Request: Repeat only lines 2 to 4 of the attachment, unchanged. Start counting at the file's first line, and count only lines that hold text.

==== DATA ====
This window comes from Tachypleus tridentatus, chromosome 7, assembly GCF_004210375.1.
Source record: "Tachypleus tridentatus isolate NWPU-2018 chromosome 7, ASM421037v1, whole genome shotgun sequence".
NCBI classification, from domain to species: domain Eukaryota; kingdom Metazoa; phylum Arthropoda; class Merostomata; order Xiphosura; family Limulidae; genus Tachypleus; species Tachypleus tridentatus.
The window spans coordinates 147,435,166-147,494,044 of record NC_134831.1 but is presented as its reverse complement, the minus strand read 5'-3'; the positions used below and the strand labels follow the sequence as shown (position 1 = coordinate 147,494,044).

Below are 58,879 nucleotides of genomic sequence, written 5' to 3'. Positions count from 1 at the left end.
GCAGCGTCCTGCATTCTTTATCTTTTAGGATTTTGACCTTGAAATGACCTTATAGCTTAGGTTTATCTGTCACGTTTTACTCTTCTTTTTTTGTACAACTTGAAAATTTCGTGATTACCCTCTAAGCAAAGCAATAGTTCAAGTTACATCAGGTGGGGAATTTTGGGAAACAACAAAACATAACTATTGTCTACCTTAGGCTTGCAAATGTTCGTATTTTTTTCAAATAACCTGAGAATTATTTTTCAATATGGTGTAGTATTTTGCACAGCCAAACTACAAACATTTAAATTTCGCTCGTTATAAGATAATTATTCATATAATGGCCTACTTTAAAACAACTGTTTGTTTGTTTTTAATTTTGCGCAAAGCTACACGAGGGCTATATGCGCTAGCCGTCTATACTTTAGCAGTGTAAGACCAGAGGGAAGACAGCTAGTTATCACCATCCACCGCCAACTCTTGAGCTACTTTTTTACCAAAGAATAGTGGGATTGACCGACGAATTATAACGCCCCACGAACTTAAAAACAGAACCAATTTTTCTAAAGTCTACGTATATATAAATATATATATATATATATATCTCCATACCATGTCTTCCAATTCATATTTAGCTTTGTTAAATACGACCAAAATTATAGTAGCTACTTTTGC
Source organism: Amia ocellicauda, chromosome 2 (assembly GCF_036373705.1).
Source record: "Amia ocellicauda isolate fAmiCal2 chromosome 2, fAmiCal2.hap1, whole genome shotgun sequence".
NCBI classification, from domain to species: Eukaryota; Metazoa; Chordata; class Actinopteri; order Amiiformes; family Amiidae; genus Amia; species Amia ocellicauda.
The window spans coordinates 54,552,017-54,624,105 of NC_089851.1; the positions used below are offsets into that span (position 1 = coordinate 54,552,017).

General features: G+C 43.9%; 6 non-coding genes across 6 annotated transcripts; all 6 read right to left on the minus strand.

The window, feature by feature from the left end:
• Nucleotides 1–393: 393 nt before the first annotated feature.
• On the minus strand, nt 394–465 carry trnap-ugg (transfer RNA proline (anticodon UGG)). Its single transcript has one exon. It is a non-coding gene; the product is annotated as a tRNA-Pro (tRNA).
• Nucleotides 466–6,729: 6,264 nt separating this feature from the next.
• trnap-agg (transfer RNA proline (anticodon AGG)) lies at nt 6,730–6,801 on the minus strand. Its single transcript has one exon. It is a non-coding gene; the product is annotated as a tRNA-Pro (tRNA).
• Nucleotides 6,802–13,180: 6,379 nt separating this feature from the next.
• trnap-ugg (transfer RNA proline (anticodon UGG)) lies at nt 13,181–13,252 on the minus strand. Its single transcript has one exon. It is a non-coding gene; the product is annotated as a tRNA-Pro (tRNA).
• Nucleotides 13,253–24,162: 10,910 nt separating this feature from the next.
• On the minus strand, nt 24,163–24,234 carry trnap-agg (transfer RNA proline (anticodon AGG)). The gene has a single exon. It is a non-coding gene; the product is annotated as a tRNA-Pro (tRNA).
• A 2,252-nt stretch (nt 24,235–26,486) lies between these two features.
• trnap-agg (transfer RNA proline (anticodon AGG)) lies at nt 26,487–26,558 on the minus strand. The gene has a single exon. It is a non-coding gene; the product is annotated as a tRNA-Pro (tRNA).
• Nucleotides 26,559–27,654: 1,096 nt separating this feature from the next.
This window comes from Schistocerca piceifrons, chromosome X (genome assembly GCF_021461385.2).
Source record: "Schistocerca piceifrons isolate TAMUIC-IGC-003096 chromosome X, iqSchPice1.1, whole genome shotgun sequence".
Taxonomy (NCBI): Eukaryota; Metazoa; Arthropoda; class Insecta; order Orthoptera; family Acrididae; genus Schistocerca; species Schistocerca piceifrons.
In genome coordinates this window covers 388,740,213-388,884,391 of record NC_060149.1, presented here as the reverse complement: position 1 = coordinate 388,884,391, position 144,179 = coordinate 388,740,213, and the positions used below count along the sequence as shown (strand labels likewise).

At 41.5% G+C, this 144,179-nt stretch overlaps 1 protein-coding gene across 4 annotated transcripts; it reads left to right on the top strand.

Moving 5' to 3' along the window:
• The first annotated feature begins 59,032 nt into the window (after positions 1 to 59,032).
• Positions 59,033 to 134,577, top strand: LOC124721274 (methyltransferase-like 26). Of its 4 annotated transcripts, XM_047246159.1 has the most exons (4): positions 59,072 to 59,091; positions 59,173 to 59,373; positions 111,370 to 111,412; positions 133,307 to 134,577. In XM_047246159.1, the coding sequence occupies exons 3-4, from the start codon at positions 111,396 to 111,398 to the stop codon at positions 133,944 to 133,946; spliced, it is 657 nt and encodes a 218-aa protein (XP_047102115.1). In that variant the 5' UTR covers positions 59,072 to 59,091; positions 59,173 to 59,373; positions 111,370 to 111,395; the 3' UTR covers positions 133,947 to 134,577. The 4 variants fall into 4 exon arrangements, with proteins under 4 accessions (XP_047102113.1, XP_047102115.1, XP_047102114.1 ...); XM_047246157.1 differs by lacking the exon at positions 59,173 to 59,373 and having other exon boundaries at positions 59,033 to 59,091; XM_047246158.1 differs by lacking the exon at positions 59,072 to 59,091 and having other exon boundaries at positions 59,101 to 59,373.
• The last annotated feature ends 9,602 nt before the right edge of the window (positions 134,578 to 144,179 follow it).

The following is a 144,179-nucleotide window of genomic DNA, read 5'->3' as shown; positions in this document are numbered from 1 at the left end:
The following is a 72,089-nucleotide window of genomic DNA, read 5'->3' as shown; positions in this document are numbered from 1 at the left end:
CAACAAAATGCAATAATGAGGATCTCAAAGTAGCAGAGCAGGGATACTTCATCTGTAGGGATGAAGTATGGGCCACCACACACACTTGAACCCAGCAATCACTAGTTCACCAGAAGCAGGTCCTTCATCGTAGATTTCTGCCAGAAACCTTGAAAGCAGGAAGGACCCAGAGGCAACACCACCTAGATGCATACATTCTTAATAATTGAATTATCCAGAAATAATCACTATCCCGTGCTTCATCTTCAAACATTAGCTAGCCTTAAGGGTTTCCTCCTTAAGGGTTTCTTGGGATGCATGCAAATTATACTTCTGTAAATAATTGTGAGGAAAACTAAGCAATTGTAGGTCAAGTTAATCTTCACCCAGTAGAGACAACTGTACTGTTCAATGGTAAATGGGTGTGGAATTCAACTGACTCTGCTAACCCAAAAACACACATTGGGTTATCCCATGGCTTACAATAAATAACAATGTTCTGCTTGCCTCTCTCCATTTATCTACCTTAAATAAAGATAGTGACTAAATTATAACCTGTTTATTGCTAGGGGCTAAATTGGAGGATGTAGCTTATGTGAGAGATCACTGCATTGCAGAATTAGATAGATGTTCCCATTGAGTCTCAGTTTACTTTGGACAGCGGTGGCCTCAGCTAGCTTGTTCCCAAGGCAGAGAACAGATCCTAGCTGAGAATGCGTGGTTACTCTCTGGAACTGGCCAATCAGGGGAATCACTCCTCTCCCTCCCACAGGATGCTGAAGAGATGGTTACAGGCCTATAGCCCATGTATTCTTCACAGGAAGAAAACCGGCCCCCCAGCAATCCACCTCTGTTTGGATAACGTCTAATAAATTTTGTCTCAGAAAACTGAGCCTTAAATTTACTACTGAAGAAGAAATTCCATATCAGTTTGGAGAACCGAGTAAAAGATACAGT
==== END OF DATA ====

Source record: "Tachypleus tridentatus isolate NWPU-2018 chromosome 7, ASM421037v1, whole genome shotgun sequence".
NCBI classification, from domain to species: domain Eukaryota; kingdom Metazoa; phylum Arthropoda; class Merostomata; order Xiphosura; family Limulidae; genus Tachypleus; species Tachypleus tridentatus.
The window spans coordinates 147,435,166-147,494,044 of record NC_134831.1 but is presented as its reverse complement, the minus strand read 5'-3'; the positions used below and the strand labels follow the sequence as shown (position 1 = coordinate 147,494,044).